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  • Mike Fry

What We've Learned Since Boots on the Ground Release

Updated: Dec 25, 2021


In January of 2019 we released the first in a series of short documentary films about successful transitions to No Kill in communities around the USA. That first film featured Lake County, Florida, where the open-admission animal control shelter went from killing 50% of the animals they took in to killing zero. As remarkable as that was, it was an even more amazing story because the transition took place - literally - over night. One day the shelter was killing as usual. The very next day, the killing stopped. The Lake County story was even more inspiring because the shelter maintained an intake rate that was significantly higher than the national average, operated in an old, dilapidated and poorly maintained animal shelter and the transition to No Kill didn't cost the community any more money. It was a story that true animal advocates everywhere celebrated. However, among the celebrations of Lake County's stunning accomplishment, some voices were notably silent.


Though the Lake County story could be used to prove that ending the needless and senseless killing of animals in shelters, wealthy organizations, like Best Friends Animal Society, who have built massive bank accounts claiming to be working toward ending killing in animal shelters looked the other way and pretended like it never even happened. In the years since, when the success has been maintained and even improved upon, they have remained silent.


The second film in the Boots on the Ground series featured Huntsville, Alabama, where advocates pressured the City to make changes to its shelter operation that resulted in the saving of more than 6,000 pets annually. In that case, these so-called No Kill organizations were mostly silent. They certainly said nothing good about the advocates who made the changes happen. Instead, Maddie's Fund decided to give a "leadership" award to the primary opponent of reforms in that City.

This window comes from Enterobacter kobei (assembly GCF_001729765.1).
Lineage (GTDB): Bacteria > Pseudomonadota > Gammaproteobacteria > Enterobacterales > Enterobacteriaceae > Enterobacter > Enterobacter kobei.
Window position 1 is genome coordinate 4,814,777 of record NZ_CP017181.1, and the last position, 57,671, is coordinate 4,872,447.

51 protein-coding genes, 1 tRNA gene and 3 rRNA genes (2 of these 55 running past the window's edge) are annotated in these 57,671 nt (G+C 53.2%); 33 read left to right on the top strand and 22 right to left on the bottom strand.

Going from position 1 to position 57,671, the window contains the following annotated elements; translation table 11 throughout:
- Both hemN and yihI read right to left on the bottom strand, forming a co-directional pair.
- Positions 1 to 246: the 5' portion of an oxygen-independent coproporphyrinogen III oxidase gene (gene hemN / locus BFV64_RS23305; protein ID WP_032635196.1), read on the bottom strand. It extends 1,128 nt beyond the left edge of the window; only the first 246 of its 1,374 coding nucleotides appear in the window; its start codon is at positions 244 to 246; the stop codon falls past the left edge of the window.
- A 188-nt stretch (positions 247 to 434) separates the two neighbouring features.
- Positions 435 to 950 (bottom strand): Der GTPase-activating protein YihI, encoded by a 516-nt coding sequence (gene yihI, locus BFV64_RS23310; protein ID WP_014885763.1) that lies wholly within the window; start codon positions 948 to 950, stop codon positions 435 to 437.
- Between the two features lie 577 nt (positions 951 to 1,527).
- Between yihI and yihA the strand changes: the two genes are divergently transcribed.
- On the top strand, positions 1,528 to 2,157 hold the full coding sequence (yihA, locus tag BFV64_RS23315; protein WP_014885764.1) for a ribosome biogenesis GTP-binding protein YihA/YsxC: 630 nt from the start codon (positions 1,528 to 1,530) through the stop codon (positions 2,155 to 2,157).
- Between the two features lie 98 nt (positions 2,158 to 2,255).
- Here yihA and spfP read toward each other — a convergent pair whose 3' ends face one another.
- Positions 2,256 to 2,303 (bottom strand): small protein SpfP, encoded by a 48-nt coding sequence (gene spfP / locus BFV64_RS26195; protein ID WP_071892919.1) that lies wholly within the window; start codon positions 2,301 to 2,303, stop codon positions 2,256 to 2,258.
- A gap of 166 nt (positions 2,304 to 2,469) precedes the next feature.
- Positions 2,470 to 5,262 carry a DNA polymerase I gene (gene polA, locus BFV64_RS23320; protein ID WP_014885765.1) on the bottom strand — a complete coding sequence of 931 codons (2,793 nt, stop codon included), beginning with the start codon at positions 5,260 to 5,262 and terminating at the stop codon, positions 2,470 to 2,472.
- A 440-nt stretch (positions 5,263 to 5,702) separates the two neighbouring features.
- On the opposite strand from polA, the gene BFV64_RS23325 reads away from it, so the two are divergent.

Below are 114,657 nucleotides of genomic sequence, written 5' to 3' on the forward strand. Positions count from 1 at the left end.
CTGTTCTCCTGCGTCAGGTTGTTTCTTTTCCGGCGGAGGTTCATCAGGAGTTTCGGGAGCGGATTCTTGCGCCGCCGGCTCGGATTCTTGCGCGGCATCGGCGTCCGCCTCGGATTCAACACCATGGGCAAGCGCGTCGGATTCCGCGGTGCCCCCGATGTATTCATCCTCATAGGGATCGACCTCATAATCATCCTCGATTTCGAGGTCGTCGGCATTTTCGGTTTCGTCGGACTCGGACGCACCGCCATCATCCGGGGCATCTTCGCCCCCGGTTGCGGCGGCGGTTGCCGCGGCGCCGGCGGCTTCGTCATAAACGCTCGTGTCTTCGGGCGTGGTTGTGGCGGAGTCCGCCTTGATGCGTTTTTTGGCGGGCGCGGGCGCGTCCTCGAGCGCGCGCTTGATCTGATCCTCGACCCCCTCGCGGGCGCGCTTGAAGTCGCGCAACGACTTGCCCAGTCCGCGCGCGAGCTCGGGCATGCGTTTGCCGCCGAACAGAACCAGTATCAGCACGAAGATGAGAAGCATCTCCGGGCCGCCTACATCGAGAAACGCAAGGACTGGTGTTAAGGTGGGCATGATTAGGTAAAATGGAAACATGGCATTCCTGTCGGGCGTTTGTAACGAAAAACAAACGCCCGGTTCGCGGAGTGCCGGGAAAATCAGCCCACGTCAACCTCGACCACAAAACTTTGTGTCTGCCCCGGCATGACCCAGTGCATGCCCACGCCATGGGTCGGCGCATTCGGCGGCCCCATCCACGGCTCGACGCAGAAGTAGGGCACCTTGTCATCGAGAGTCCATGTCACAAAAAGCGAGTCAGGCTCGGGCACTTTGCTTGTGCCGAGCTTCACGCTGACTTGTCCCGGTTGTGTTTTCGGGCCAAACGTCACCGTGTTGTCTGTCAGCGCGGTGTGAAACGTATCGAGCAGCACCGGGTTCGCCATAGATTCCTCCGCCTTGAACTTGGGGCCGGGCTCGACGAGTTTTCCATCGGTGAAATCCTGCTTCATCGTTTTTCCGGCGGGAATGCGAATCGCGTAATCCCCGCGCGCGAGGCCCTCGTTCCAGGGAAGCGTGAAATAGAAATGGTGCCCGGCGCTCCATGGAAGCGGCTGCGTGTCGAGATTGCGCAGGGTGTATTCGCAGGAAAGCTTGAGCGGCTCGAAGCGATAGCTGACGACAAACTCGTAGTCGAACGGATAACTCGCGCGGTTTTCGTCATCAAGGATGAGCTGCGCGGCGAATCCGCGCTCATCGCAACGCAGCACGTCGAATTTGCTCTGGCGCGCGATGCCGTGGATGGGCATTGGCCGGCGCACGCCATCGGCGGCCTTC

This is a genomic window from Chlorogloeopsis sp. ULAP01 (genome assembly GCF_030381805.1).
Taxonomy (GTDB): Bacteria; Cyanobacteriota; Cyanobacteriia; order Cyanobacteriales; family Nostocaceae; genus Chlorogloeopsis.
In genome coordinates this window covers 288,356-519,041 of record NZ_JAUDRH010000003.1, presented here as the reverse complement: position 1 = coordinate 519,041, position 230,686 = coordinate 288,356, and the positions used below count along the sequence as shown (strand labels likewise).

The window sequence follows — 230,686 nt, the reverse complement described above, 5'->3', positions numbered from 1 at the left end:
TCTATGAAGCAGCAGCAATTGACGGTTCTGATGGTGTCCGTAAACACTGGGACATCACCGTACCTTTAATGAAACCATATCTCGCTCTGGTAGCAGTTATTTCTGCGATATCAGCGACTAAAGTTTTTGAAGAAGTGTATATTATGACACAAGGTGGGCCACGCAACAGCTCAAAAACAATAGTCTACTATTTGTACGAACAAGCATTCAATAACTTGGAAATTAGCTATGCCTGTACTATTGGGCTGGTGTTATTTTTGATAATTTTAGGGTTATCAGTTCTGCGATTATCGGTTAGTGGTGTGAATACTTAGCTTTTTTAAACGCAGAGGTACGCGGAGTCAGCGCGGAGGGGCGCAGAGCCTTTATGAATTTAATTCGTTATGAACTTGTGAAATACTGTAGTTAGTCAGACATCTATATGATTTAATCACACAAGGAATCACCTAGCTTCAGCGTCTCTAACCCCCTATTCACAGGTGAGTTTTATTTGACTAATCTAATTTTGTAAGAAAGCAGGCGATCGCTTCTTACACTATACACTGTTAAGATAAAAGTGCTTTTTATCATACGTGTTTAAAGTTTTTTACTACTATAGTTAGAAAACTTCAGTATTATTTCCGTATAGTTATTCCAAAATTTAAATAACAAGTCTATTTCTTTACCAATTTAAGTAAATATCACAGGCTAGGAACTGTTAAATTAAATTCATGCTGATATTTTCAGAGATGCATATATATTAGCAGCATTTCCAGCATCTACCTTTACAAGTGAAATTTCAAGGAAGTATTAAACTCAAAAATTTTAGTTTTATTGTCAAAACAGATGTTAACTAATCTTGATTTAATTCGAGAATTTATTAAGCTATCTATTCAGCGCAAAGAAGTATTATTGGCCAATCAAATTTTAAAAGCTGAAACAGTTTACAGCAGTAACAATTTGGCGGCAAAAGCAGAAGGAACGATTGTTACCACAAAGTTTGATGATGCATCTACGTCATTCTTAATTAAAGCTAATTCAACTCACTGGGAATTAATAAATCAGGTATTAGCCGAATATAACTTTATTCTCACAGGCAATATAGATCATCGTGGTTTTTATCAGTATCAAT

The third film documented the decades-long struggle advocates had trying to end the killing in a large and complex sheltering system in the Twin Cities, Minnesota, where more than 20,000 animals used to be put to death every year. When the killing there stopped, all we have heard from Best Friends, Maddie's Fund and their enablers again has been silence. Rather than celebrating these well-documented success stories, they have, instead, been promoting and defending animal shelters that still kill, including those committing animal cruelty and neglect.


One of the lessons we have learned from successful transitions to No Kill is that the bulk of the work needing to be done is political in nature. Advocates need to apply political pressure to force change in the sheltering system. In Lake County, County Commissioners needed to be replaced with those willing to champion No Kill efforts. In Huntsville a new City Administrator was hired who was open to meeting and working with No Kill advocates to force reform at the shelter. And, in the Twin Cities, a new law and new leadership was needed in the sheltering system. The real work of advocating for No Kill is all about making the status quo politically untenable for those in control. It is hard and difficult work, made even more so by mega-wealthy No Kill pretenders, like Best Friends and Maddie's Fund.


For those who have yet to watch the Boots on the Ground series, we have just released a long-form version, a compilation of all three short films, titled Boots on the Ground: Animal Advocacy Stories. (Also available here.) Please watch and share.